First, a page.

So thrilled to have Eastern Bluebirds nesting in my yard for the first time. I am happy to say that three babies fledged successfully on July 22nd. I took this photo from a far distance with a 600mm lens so I did not disturb them. This picture is of the Male feeding his young. I was amazed at what great parents these Bluebirds were. It was a thrill to watch this entire nesting experience from the day the male went into the house, brought back the female and fledged 3 precious little ones
I was thrilled to see an Eastern Bluebird pair begin nest building in a log bird house in our yard. Five eggs and only two hatchlings later, I noticed that the female had disappeared. The father continued to feed the two nestlings, and the nest box was left empty when the young grew old enough to fledge.
One of them, knowing instinctively where it would be hidden, flew into the dense shrubbery ten feet from the box. Fortunately for me, those shrubs were also right in front of a window and I was able to photograph this youngster during its first day out of the box.
Weeks later, I still saw Mister Bluebird flying about and caring for one of the babies. Much is still a mystery, though. Why did only two eggs hatch? What happened to the mother and later to the second nestling? Even though I don’t know the answers, I’m glad I had the opportunity to observe the nesting cycle of the beautiful Eastern Bluebird.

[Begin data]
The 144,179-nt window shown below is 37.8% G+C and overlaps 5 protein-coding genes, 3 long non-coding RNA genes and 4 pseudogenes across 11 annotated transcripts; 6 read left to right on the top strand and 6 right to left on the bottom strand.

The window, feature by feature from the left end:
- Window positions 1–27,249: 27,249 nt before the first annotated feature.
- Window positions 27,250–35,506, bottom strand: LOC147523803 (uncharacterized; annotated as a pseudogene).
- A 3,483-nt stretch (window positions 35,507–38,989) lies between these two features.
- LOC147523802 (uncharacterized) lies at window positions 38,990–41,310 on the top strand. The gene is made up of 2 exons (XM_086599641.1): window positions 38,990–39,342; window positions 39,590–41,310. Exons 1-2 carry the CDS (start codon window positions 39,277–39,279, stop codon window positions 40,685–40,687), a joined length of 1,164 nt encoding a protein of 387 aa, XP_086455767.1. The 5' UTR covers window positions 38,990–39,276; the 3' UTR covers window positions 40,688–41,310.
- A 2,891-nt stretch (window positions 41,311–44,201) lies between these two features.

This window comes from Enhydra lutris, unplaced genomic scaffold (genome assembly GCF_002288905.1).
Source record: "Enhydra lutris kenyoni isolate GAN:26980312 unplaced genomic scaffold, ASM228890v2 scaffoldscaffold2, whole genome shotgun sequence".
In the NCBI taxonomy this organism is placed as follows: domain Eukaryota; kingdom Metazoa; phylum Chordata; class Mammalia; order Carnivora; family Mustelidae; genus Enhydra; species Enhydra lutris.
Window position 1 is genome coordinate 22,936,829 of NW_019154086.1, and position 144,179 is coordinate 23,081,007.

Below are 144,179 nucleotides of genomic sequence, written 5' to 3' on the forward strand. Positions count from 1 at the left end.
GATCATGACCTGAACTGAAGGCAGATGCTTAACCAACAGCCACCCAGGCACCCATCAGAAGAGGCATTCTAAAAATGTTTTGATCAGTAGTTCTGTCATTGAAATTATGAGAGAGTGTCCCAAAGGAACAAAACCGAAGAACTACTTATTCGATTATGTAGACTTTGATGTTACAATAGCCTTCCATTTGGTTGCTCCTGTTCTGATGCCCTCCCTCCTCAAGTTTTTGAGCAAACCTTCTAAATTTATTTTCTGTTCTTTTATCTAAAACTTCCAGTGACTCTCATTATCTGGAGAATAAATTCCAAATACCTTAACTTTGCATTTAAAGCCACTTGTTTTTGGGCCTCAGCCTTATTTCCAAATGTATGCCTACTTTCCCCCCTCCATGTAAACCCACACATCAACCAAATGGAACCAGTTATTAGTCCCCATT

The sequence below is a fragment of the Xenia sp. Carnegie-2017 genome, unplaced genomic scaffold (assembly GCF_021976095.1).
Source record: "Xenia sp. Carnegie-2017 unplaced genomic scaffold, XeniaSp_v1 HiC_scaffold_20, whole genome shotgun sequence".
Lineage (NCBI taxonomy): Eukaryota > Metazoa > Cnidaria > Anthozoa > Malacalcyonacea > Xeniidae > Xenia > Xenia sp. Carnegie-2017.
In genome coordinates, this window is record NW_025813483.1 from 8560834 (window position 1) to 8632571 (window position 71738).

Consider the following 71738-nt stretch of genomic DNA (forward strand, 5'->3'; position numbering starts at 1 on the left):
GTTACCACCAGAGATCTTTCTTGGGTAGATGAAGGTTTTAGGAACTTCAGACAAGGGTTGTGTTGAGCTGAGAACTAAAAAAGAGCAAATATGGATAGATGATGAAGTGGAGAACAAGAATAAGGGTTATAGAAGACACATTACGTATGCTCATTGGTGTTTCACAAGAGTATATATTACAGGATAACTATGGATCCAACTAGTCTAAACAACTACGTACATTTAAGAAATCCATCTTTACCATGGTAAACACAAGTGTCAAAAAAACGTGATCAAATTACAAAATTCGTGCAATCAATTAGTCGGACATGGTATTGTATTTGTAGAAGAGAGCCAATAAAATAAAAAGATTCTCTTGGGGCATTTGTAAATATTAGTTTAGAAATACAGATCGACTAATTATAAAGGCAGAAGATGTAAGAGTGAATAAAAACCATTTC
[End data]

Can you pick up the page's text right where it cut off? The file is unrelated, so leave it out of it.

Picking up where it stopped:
A young bluebird is enjoying the view.
Newly fledged Eastern Bluebird seeing the whole wide world for the first time.
Newly fledged bluebird with mom and dad
The golfers have created a nine next box Bluebird trail within their nine hole course. First year 37 fledglings thus far into July.Oak Hills Country Club, 75 members
Newly hatched Eastern Bluebird in nest box
As part of our Wildlife Management I built bird boxes last winter. These babies were born in my first house. I built them with the hinge on the top so that I could peek in and check on their progress. Such a joy to be a part of.
This bluebird box sits in our front yard. This shot is from June – the 2nd brood of 2016.
My first year hosting Eastern Bluebirds in Oklahoma City, OK. They faced some serious challenges including 4th July fireworks illegally lit in our addition and a new house being constructed on the lot next door, four days prior to fledging. The parents were very diligent, this afternoon no eggs were left, so it seems all four babies fledged.
This was the first nest of Bluebirds we have ever had at this house. The nest box had sparrows in it 6 or 7 years ago and nothing since. We were all so excited to have Bluebirds! I found an egg on the ground and this little one and the two older ones. This was the last time i saw this little one, though. He was so much smaller than his siblings and I was so afraid he would not make it.